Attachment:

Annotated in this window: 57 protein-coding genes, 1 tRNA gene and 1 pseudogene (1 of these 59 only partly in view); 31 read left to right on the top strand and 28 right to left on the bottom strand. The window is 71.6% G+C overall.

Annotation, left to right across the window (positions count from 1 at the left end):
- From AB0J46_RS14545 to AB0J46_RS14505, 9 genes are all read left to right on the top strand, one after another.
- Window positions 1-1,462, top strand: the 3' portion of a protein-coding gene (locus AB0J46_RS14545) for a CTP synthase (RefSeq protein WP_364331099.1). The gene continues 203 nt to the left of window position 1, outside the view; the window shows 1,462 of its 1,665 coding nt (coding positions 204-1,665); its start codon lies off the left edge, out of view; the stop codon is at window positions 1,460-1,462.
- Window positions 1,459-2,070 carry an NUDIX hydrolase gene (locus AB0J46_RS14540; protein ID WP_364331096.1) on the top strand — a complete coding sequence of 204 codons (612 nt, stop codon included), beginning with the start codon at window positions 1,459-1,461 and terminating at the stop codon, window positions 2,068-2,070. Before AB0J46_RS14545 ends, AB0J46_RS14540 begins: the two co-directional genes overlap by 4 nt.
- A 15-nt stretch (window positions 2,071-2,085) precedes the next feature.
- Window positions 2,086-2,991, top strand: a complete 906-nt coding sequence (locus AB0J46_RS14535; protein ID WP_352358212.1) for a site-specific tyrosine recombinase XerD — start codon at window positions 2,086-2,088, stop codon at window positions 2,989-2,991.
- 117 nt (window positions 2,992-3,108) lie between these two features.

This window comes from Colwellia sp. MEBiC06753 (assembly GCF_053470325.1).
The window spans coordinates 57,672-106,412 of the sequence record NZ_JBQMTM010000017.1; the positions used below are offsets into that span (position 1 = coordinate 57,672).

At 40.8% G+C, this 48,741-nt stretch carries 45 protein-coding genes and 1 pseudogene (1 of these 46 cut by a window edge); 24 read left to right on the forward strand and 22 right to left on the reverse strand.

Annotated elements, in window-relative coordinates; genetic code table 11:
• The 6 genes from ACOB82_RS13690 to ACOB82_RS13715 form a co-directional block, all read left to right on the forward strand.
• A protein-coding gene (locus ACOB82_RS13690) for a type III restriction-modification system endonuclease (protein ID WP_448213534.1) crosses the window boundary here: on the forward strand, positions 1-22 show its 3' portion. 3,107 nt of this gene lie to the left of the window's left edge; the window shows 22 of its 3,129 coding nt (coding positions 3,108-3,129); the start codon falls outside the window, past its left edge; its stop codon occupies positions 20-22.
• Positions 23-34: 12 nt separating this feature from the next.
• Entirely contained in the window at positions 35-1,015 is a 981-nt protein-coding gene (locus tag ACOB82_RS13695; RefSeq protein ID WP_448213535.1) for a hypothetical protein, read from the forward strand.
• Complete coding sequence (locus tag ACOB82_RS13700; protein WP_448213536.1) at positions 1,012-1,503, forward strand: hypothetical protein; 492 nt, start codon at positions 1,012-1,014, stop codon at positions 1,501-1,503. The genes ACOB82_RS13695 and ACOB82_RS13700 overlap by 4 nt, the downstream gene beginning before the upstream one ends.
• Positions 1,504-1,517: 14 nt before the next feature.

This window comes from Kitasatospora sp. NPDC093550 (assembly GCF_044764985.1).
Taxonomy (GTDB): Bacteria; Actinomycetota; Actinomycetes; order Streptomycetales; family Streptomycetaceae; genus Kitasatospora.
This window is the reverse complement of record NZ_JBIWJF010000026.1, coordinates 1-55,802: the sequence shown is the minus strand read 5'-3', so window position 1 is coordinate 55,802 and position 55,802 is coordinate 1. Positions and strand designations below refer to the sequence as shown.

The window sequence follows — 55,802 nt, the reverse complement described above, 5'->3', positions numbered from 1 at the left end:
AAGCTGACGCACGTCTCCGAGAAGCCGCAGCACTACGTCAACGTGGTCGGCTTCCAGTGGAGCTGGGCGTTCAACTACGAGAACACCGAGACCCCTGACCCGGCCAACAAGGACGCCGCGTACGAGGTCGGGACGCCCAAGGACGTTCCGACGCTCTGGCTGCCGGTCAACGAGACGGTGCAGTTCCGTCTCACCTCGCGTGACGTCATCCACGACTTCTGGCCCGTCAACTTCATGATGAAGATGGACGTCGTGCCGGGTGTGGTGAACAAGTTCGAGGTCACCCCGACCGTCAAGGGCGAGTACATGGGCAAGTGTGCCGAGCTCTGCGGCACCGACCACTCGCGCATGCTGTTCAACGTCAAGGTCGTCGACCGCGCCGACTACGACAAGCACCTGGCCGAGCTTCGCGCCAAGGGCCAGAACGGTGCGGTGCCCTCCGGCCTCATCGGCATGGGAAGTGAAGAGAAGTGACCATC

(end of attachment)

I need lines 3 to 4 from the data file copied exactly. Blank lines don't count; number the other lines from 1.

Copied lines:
- From AB0J46_RS14545 to AB0J46_RS14505, 9 genes are all read left to right on the top strand, one after another.
- Window positions 1-1,462, top strand: the 3' portion of a protein-coding gene (locus AB0J46_RS14545) for a CTP synthase (RefSeq protein WP_364331099.1). The gene continues 203 nt to the left of window position 1, outside the view; the window shows 1,462 of its 1,665 coding nt (coding positions 204-1,665); its start codon lies off the left edge, out of view; the stop codon is at window positions 1,460-1,462.